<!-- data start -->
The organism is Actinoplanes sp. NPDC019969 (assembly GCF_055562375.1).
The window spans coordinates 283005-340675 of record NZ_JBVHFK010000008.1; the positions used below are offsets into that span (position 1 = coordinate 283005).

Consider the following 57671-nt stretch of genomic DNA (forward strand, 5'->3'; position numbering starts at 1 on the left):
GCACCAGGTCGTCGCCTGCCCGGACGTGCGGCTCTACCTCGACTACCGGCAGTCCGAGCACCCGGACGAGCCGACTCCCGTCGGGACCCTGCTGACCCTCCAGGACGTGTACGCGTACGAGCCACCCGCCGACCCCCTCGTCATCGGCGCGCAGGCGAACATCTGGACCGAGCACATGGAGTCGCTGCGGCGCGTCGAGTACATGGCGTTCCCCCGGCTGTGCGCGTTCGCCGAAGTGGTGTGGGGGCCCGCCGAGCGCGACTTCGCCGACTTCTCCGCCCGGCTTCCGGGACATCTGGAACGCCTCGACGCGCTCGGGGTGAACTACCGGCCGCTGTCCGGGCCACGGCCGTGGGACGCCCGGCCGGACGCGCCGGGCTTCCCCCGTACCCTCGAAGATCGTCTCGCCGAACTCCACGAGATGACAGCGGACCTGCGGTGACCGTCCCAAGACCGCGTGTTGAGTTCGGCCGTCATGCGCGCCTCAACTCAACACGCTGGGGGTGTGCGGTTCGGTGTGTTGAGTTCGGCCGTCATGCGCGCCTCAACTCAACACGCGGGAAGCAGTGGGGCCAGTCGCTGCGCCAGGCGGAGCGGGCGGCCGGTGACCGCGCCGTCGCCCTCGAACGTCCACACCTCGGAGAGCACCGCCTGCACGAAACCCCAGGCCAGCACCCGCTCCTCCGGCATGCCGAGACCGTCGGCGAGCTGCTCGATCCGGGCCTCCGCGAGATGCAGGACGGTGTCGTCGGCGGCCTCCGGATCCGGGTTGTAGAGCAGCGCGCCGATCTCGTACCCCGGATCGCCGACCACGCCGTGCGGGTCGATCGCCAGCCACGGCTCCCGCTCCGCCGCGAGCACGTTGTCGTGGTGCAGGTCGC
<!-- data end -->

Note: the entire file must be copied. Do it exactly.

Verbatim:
The organism is Actinoplanes sp. NPDC019969 (assembly GCF_055562375.1).
The window spans coordinates 283005-340675 of record NZ_JBVHFK010000008.1; the positions used below are offsets into that span (position 1 = coordinate 283005).

Consider the following 57671-nt stretch of genomic DNA (forward strand, 5'->3'; position numbering starts at 1 on the left):
GCACCAGGTCGTCGCCTGCCCGGACGTGCGGCTCTACCTCGACTACCGGCAGTCCGAGCACCCGGACGAGCCGACTCCCGTCGGGACCCTGCTGACCCTCCAGGACGTGTACGCGTACGAGCCACCCGCCGACCCCCTCGTCATCGGCGCGCAGGCGAACATCTGGACCGAGCACATGGAGTCGCTGCGGCGCGTCGAGTACATGGCGTTCCCCCGGCTGTGCGCGTTCGCCGAAGTGGTGTGGGGGCCCGCCGAGCGCGACTTCGCCGACTTCTCCGCCCGGCTTCCGGGACATCTGGAACGCCTCGACGCGCTCGGGGTGAACTACCGGCCGCTGTCCGGGCCACGGCCGTGGGACGCCCGGCCGGACGCGCCGGGCTTCCCCCGTACCCTCGAAGATCGTCTCGCCGAACTCCACGAGATGACAGCGGACCTGCGGTGACCGTCCCAAGACCGCGTGTTGAGTTCGGCCGTCATGCGCGCCTCAACTCAACACGCTGGGGGTGTGCGGTTCGGTGTGTTGAGTTCGGCCGTCATGCGCGCCTCAACTCAACACGCGGGAAGCAGTGGGGCCAGTCGCTGCGCCAGGCGGAGCGGGCGGCCGGTGACCGCGCCGTCGCCCTCGAACGTCCACACCTCGGAGAGCACCGCCTGCACGAAACCCCAGGCCAGCACCCGCTCCTCCGGCATGCCGAGACCGTCGGCGAGCTGCTCGATCCGGGCCTCCGCGAGATGCAGGACGGTGTCGTCGGCGGCCTCCGGATCCGGGTTGTAGAGCAGCGCGCCGATCTCGTACCCCGGATCGCCGACCACGCCGTGCGGGTCGATCGCCAGCCACGGCTCCCGCTCCGCCGCGAGCACGTTGTCGTGGTGCAGGTCGC